A critical element in preventing contaminated food items from reaching consumers involves tracking them from the farm or production plant to distribution centers, wholesalers and retailers. For example, Radio Frequency Identification (RFID) is a proven data tracking method for controlling the movement of products. Some food items may have as many as six different bar codes on them.

But the RFID tag holds 10 times the data that a barcode can hold. There are two types of RFID tags. One is a passive tag that has no battery power. It can store from 64 bits to 1 kilobyte of data.

The other type of RFID tag is an active tag, which uses a battery and can store as much as 128 kilobytes of data. The active tag is mostly used by the military.

An RFID tag can show track-and-trace data from the start to the end of a supply chain. For instance, if a food originated in China, its progress may be tracked throughout the supply chain and all the way to a small grocery store in North Carolina.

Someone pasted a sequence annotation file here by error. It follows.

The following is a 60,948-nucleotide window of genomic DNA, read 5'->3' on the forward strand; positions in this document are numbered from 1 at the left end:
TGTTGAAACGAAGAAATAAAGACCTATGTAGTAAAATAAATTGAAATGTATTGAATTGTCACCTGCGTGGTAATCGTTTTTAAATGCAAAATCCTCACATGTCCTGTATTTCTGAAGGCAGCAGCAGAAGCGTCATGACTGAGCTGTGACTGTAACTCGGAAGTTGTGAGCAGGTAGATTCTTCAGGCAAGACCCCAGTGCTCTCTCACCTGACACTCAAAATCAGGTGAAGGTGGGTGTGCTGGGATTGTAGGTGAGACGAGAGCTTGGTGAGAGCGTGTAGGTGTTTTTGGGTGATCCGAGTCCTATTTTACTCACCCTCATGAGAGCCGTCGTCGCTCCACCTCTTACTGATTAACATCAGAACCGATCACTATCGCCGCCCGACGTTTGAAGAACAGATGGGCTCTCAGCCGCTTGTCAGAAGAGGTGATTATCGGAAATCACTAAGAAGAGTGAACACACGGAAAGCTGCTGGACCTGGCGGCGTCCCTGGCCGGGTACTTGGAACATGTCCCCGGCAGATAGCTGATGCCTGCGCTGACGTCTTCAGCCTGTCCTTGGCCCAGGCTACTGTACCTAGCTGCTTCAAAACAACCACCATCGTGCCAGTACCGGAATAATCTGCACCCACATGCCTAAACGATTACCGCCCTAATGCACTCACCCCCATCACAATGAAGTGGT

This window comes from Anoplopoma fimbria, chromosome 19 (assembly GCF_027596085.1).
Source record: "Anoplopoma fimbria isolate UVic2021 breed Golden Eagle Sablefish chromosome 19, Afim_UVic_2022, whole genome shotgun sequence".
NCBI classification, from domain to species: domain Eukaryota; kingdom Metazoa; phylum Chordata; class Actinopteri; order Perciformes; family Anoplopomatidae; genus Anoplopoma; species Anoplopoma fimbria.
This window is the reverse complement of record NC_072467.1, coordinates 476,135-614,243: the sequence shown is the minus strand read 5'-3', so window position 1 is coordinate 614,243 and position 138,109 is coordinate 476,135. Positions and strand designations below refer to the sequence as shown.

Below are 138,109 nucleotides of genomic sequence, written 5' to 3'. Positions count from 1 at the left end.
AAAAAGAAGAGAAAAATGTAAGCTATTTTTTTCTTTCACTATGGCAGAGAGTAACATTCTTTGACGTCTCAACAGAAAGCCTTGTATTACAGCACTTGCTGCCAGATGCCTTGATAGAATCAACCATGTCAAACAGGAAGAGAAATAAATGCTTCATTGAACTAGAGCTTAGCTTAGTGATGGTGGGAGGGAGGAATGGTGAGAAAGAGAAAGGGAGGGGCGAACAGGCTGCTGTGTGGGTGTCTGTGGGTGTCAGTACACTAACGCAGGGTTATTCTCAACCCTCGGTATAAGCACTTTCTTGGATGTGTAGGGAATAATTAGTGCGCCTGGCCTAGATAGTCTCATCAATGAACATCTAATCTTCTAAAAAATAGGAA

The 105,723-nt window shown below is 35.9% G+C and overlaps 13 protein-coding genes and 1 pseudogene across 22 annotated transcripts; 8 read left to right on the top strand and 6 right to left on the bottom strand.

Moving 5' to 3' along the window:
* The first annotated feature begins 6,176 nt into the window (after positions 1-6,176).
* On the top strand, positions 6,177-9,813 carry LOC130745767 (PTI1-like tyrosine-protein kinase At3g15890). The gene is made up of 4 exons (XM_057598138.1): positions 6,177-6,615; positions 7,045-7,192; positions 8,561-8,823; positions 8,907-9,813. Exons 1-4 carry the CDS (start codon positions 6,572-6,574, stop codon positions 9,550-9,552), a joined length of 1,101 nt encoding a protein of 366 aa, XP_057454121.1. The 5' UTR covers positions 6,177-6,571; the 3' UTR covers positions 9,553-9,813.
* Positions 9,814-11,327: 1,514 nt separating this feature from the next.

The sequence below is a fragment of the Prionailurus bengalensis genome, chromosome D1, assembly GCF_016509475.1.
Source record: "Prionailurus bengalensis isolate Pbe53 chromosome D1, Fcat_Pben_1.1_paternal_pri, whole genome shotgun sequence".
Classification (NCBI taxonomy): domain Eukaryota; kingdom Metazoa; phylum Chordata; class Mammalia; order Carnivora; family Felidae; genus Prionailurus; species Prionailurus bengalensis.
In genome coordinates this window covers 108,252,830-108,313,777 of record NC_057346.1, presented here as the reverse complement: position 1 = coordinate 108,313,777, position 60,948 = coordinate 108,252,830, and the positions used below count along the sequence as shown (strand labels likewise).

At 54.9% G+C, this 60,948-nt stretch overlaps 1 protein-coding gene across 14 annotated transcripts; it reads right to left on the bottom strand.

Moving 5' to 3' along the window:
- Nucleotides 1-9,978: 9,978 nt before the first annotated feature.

EPA and Other Organizations Working on Recycling Wasted Food to Feed the Hungry

The U.S. Environmental Protection Agency (EPA) is another watchdog agency involved in food and beverage reverse logistics. According to an EPA study, the U.S. throws away at least 38 million tons of food each year. These tons of wasted food could have fed the hungry.

The EPA’s Food Recovery Hierarchy plan prioritizes actions that organizations can take to prevent and divert wasted food. “The top levels of the hierarchy are the best ways to prevent and divert wasted food because they create the most benefits for the environment, society and the economy,” according to the EPA.

The good news is that private companies are now stepping up and repurposing formerly wasted food and beverages into edible products to help feed the hungry. Grocery stores, restaurants, churches and food banks are also helping with this reverse logistics humanitarian effort.

The Kroger grocery chain is just one of many private organizations that have solid plans to recycle food items to the poor and needy. Kroger’s zero waste initiative seeks to eliminate hunger by recycling all its unsold food items in the company’s stores by 2025.